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I often find myself doing this (or similar) with Lists and other collection types:

if (someList != null && someList.Count > 0)
    //take some action on the list

so I got lazy and wrote the following extension methods to do it for me:

    public static bool IsNullOrEmpty(this IEnumerable self)
    {   
        //Convert to collection here because IEnumerable doesn't have a count property
        ICollection c = self as ICollection; 
        return c == null || c.Count < 1;
    }

    public static bool IsNotNullOrEmpty(this IEnumerable self)
    {
        return !self.IsNullOrEmpty();
    }

    public static bool IsNotNullAndContains<T>(this IEnumerable<T> self, T item)
    {
        return self.IsNotNullOrEmpty() && self.Contains(item);
    }

Other than being lazy is there anything wrong with this or should I have just stuck with the manual check every time?

Edit:

Based on the answer from Jeroen Vannevel:

I originally had the first extension method (IsNullOrEmpty) defined as such:

public static bool IsNullOrEmpty<T>(this IEnumerable<T> self)
{
    return self == null || self.Count < 1;
}

which eliminated the need for the cast to ICollection, as IEnumerable<T> implements the count property. I removed the type parameter though because I wasn't actually using it for anything. Should I have just kept it like that to prevent the cast and a potential type cast exception?

share|improve this question
    
If you want to use the .Count property, you should extend ICollection directly, or else this could fail on otherwise valid collections. Use the .Count() method in an IEnumerable extension. The second and third methods are a waste, however; particularly the simple inverted one. –  Magus Apr 21 at 17:35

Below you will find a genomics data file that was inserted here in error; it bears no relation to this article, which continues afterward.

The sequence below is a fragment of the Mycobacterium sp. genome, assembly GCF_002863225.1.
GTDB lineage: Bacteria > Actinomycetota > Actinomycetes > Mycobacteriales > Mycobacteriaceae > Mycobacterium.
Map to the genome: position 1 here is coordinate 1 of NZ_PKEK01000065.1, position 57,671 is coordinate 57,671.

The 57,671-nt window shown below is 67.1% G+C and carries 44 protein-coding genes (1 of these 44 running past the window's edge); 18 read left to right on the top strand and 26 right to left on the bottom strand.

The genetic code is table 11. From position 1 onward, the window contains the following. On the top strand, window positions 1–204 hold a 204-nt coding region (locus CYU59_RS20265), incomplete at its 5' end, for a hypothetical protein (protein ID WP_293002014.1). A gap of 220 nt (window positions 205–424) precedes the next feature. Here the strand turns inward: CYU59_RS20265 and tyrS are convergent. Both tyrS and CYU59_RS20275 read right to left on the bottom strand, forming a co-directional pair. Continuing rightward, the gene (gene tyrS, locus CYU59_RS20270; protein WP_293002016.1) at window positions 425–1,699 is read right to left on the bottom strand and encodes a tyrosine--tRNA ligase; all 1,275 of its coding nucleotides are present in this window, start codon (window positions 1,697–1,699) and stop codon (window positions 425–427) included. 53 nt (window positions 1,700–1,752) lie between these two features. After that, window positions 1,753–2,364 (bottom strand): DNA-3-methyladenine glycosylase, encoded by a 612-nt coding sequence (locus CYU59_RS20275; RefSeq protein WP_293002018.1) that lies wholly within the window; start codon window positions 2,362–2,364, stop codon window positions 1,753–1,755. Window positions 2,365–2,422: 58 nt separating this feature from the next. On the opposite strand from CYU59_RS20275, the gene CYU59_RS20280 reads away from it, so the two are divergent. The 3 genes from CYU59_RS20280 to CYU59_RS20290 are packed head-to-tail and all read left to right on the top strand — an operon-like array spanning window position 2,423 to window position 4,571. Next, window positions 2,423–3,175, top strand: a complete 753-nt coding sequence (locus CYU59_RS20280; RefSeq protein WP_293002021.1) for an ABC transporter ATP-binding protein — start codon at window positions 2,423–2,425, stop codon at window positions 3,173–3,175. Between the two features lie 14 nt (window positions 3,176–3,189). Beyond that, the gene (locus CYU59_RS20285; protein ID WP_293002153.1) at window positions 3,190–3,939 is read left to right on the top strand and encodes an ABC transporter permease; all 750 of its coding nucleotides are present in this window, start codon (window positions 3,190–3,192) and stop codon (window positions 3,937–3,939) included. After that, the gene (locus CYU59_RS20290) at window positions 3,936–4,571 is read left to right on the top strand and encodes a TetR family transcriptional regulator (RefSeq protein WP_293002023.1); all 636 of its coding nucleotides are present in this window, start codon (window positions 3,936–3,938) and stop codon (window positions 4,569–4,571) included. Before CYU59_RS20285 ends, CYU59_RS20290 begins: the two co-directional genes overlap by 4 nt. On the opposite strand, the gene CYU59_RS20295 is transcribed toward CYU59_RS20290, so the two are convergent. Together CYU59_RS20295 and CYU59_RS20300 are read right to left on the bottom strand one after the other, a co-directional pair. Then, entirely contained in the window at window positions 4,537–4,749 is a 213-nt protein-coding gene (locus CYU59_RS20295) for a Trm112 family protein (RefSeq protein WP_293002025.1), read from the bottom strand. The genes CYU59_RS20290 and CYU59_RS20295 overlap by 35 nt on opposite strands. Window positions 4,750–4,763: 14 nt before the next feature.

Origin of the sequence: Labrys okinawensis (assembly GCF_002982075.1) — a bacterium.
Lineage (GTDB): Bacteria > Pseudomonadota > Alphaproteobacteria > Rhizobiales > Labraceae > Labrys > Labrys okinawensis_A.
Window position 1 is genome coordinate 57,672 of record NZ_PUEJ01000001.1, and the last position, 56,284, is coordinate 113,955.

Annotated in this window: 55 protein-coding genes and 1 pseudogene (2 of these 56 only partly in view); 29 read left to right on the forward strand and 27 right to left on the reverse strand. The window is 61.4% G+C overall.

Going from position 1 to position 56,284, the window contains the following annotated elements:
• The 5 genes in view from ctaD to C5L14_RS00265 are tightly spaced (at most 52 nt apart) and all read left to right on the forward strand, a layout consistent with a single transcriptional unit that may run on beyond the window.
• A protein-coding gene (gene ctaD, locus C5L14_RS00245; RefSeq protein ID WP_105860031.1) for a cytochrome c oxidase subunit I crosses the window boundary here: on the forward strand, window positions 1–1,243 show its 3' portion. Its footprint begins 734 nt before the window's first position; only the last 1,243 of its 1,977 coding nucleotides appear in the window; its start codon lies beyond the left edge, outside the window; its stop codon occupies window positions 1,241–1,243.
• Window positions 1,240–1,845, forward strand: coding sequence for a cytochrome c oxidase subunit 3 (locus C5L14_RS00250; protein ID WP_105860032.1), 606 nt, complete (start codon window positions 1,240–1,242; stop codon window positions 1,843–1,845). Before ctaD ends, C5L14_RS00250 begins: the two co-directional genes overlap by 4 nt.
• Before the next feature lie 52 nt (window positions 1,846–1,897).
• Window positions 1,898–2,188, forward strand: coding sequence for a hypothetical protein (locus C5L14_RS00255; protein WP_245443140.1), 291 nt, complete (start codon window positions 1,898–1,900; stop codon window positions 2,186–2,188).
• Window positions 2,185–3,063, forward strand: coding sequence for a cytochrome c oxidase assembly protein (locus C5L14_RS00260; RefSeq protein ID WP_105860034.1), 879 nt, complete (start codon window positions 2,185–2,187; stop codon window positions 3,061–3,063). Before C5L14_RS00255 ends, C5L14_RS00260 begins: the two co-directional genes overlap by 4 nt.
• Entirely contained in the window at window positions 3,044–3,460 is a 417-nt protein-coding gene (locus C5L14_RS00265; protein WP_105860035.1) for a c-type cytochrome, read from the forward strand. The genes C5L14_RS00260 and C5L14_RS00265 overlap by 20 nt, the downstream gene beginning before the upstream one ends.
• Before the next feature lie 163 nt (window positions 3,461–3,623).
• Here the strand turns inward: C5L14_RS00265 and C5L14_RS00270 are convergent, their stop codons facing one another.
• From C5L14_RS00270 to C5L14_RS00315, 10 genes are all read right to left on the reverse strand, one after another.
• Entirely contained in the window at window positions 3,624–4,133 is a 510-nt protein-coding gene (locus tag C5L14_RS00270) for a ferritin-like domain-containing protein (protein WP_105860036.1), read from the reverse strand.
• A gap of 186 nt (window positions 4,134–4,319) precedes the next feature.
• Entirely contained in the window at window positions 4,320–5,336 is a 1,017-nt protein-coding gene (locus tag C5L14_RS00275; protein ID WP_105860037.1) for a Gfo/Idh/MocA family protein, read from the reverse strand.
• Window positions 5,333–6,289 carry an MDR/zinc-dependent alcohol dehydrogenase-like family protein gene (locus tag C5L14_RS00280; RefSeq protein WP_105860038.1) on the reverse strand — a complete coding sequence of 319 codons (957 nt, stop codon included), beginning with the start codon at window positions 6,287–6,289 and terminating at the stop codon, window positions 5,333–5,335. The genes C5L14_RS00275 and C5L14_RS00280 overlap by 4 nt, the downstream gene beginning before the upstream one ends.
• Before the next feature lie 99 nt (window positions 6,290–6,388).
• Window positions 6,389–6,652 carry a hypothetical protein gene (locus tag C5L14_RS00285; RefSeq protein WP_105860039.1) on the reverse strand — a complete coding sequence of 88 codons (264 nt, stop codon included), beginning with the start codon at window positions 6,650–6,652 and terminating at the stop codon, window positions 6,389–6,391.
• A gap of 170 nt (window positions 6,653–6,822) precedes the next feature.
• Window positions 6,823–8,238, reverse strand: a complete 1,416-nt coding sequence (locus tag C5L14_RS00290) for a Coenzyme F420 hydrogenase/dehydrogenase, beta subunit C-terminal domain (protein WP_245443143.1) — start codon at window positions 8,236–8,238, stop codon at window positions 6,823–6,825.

I think the ICollection extension might be the better solution actually. Good idea. –  Brandon Apr 21 at 17:58
1  
You shouldn't need to do the && someList.Count > 0 part. If you for each (etc) over an empty list, it will effectively do nothing and skip to the next part of you code. You will obviously need to check if it is null still (C#6 may have a solution to that coming soon as well) –  DarcyThomas Apr 22 at 0:17
1  
For IEnumerables, you could use the LINQ .Any() method instead of comparing .Count() with 0. Count forces enumeration of the entire collection, where an empty .Any() call just needs to touch one item. –  Dan Lyons Apr 22 at 17:40
2  
IEnumerable does not expose Any(). IEnumerable<T> does. –  Brandon Apr 22 at 18:15

3 Answers 3

up vote 4 down vote accepted

It looks handy, but I have some thoughts on it.

Firstly: when you create your own IEnumerable<T> and don't implement ICollection, you'll get a logical error. It will try to convert it with as, which will return null because the conversion is not supported. Now your return statement c == null will return true and thus any collection that implements IEnumerable<T> but not ICollection will always be considered null or empty.